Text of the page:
The B-M60 variant observed in almost all sub-Saharan collections [28] was only found in Nalú. One other Nalú individual belongs to the rare and deep-rooting DE* paragroup described in five Nigerians [37] and thus representing a coalescent "missing link", paraphyletic to haplogroups D and E. The two Western European R1b-P25 lineages in Fulbe and Bijagós are best explained by recent European influence, at the time of the slave trade. A partial introduction through North African pastoral immigrants can not be rejected, where the 3–12% of R1b-P25 are due to the geographic proximity and the long reported contacts with Europe and Middle-East [33]. The European source seems nevertheless more likely: firstly, Y chromosome signatures of European presence have a reported great expression in the nearby Cape Verdians [38] and secondly, highly frequent North African haplogroups that would have been equally carried by the migrants (e.g. E3b2-M81) are absent in Guineans. The M173 and P25 derived states in both our samples rule out a relationship to the R1*-M173 lineage previously found in Cameroon, Oman, Egypt and Rwanda, and adduced to support the "Back-to-Africa" theory [3,28].
quote:
Further refinement awaits the finding of new markers especially within paragroup E3a*-M2. The microsatellite profile of the DE* individual is one mutational step away from the allelic state described for Nigerians (DYS390*21, DYS388 not tested; [37], therefore suggesting a common ancestry but not elucidating the phylogenetics.
Y-chromosomal diversity in the population of Guinea-Bissau: a multiethnic perspective

Like I said if its confirmed that DE origined in the Western part of Africa then expect this to pop off online.
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As for E that would explain things. But I don't see why E can't be East African and then migrated back into West Africa.

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BlessedbyHorus
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Anyone else?
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capra
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quote:
Originally posted by Elmaestro:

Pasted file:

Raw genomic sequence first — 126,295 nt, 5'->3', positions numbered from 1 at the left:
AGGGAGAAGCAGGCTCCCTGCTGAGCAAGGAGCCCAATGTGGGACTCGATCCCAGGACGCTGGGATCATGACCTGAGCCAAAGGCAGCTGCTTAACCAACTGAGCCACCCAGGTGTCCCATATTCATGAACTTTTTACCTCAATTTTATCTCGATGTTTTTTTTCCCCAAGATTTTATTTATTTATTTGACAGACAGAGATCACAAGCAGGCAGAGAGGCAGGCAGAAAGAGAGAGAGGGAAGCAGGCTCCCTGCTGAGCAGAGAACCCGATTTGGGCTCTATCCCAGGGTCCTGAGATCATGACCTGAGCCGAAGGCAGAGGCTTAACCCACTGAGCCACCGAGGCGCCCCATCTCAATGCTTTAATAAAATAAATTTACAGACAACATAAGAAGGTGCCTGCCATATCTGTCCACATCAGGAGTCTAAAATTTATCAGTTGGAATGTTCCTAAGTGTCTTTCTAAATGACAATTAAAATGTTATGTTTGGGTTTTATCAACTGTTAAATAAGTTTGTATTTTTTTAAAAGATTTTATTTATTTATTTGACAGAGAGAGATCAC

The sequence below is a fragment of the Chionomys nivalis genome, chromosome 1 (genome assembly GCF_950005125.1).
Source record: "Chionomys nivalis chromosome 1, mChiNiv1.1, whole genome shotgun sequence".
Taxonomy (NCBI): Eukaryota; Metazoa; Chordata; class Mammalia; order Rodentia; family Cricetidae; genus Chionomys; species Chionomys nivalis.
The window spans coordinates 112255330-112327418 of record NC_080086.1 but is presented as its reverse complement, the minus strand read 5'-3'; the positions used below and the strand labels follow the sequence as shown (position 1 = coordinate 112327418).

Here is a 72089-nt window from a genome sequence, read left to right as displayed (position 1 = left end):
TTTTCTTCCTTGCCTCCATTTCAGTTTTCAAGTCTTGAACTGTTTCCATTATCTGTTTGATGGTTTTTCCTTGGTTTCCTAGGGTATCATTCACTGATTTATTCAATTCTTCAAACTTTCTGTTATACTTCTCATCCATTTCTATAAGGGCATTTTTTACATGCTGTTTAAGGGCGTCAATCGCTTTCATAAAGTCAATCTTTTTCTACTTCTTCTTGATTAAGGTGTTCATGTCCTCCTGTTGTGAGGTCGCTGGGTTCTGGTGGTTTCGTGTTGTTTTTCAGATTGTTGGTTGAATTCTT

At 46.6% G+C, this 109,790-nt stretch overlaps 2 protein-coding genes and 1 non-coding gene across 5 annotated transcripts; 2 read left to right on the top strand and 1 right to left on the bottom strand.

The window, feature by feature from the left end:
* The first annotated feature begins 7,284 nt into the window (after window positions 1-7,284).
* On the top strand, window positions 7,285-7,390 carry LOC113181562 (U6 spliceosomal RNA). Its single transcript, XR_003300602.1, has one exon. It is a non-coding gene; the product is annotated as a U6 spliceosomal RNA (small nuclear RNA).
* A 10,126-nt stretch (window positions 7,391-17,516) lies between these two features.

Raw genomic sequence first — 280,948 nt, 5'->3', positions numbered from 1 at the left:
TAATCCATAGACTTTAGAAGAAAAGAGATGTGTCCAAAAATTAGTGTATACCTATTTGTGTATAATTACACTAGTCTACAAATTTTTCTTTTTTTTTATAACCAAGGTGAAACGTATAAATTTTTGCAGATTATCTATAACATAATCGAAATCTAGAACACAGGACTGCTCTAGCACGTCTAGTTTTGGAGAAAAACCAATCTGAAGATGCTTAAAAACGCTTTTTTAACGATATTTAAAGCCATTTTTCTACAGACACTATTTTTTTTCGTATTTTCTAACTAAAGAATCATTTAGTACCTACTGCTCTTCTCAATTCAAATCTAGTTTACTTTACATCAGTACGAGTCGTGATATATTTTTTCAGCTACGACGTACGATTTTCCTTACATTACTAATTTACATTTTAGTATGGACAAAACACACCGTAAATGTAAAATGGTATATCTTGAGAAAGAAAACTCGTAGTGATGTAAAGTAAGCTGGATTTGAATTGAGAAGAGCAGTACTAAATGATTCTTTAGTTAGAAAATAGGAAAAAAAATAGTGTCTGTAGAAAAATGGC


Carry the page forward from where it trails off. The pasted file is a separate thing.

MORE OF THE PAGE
I don't know why DE isn't labelled west African right now TBH, maybe Capra can help out.... and Explain whats up but to my knowledge... DE... flat was only found in West Africa, (and an Afram I believe)...

DE* is also reported from 2 Tibetans (Shi et al 2008, "Y chromosome evidence of earliest modern human settlement in East Asia and multiple origins of Tibetan and Japanese populations"). That case, however, was only tested for a few markers and did not show up at all in a much larger survey by Qi et al, so it may or may not be valid (and if it is, could be a completely different branch).

Also, a Syrian man with DE* was found through private testing.

A really rare lineage like this is easy to miss by chance, so it's hard to say for sure where it is or isn't. But mostly it just seems like no one is really interested; no one has so much as passed the hat around to get a Big Y done.

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BlessedbyHorus
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@capra


Not only that but DE has also been found in Benin but also African-Americans(although private testing).
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Your thoughts?

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capra
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Well, African-Americans are a very large and diverse sample of West-Central Africans, so almost anything found there ought to show up in the New World too.

I guess these are 23andMe results? If anyone happens to be acquainted with any of them they could ask whether they are interested in getting a full Y DNA analysis.

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BlessedbyHorus
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quote:
Originally posted by capra:
Well, African-Americans are a very large and diverse sample of West-Central Africans, so almost anything found there ought to show up in the New World too.

I guess these are 23andMe results? If anyone happens to be acquainted with any of them they could ask whether they are interested in getting a full Y DNA analysis.

Yes they are 23andMe results.
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the lioness,
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quote:
Originally posted by BlessedbyHorus:
@capra


Not only that but DE has also been found in Benin but also African-Americans(although private testing).
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Your thoughts?

Is there something missing? what is going on with the light green bars?
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Ish Gebor
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^ Those are private names.